Saturday, January 17, 2015

The Way it Was This Week: Winter in the Valley of the Ah-wah-nee

Is there a more beautiful place than this, the Ah-wah-nee, or the Yosemite as some chose to call it years ago? I'm sure that everyone who explores the outdoors has "that place", the spot that represents the highest attainment of their personal concept of beauty in nature. In my life so far, there is no place more beautiful than this.

It isn't just the scenery, which of course is spectacular. It the privilege of coming back time after time, seeing the valley and park in all seasons and all conditions. I've driven through snowstorms, rainstorms, floods, and heatwaves to reach the valley, during every month of the year. I'm guessing I've made the journey 80 or 90 times in the quarter century that I've lived in the adjacent San Joaquin Valley. I've never had a disappointing trip. There is always something new, and there are the old familiar places as well. And much more remains to be explored.
As is clear from the last couple of posts, I was in Yosemite again over the weekend, a sort of last hurrah before beginning the new semester. Despite the lack of snow in the dead of winter, it was a serenely beautiful place. And...very uncrowded. There was some kind of big athletic competition taking place last Sunday or something. The Sentinel Bridge parking area is usually packed with vehicles. Here's how it was on Sunday:

It's a rarely fulfilled desire, the dream to have the most beautiful place in the world to myself. It's just a little selfish too, but hey, I wasn't keeping anyone else from visiting that day. Most seasons it is quite hard to imagine Yosemite Valley as a wilderness. It hasn't been a wilderness for nearly two centuries. But on Sunday, here and there, it was possible to envision the wildness.

After a long dry spell, Yosemite Falls began to flow again a few weeks ago after our December storms. I hope we will have some more storms soon. After a record-setting December, January has been dry. How dry? Zilch, not a drop of rain in the San Joaquin Valley, and none in the 10 day forecast. It is a bit worrisome. Three years of record-setting drought, and this year has the makings of a fourth.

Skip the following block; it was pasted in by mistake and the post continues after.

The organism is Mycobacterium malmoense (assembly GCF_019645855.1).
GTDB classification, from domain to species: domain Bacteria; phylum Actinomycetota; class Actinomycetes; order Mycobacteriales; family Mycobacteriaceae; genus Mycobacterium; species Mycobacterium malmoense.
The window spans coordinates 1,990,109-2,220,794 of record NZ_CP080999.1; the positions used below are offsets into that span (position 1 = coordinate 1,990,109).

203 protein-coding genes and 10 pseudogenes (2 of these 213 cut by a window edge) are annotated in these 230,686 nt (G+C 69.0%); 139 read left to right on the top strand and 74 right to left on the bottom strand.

We don't usually stop at the Swinging Bridge Picnic Area, as it is usually packed with people, but not Sunday. It offered wonderful views of Upper Yosemite Falls, and one of Yosemite's less familiar peaks, North Dome (above). I'm pretty sure that if Half Dome didn't exist, or Yosemite Falls, or El Capitan, or Sentinel Rock, or Cathedral Rocks, well then, I am sure that North Dome would be one of the most famous landmarks in Yosemite Valley.
Late in the day we found ourselves in the meadow below El Capitan looking for the free-climbers as they worked their way up the cliff. The few people who were still there were looking up so intently that it took a few moments for anyone to notice that a coyote was standing among us.

I took a moment to look at the oft-ignored cliff across from El Capitan, the wall of spires between Cathedral Rocks and Sentinel Rock. The names are less familiar to most park visitors, Crocker Point, Stanford Point, Taft Fissures, and again, in any other setting, these peaks and cliffs would be the focus of a national park, rather than the relatively unknown cliffs that they are. If the panorama shot below seems a bit less sharp, it's because it was done with my smart phone rather than my usual camera.
It was a beautiful day in a beautiful place. I'm anxious to return.

Where is your most beautiful place?


Luisa said...

It really is the most beautiful place on earth. Thanks for the great photos -- I can't wait to visit Yosemite again.

Garry Hayes said...

Thanks for the kind comments!

Hollis said...

I tried, but I can't select just one place! There are lots in the American West, and they're so different -- different feelings of beauty. I know I will die with a list of places I still want to go back to ...

Garry Hayes said...

Thanks Hollis. Of course I'm actually the same way. In my teaching, whatever the subject, it's the most important in the world at that moment. My favorite places are like that. It's also like trying to answer which of your children you love more.

Hollis said...

I had a feeling that you were "actually the same way", I can sense it in your writing. I think that kind of passion is really valuable in teaching ... so good for you!

Ron Schott said...

We're fortunate enough to have received 0.7 inches of rain down my end of our fair valley on the 11th of January and I've finally experienced Tule fog. Driving across the southern Sierras on Saturday, however, reminded me how low Isabella Lake is and how little snow we've accumulated (just a little visible high on Owens Peak) thus far this winter.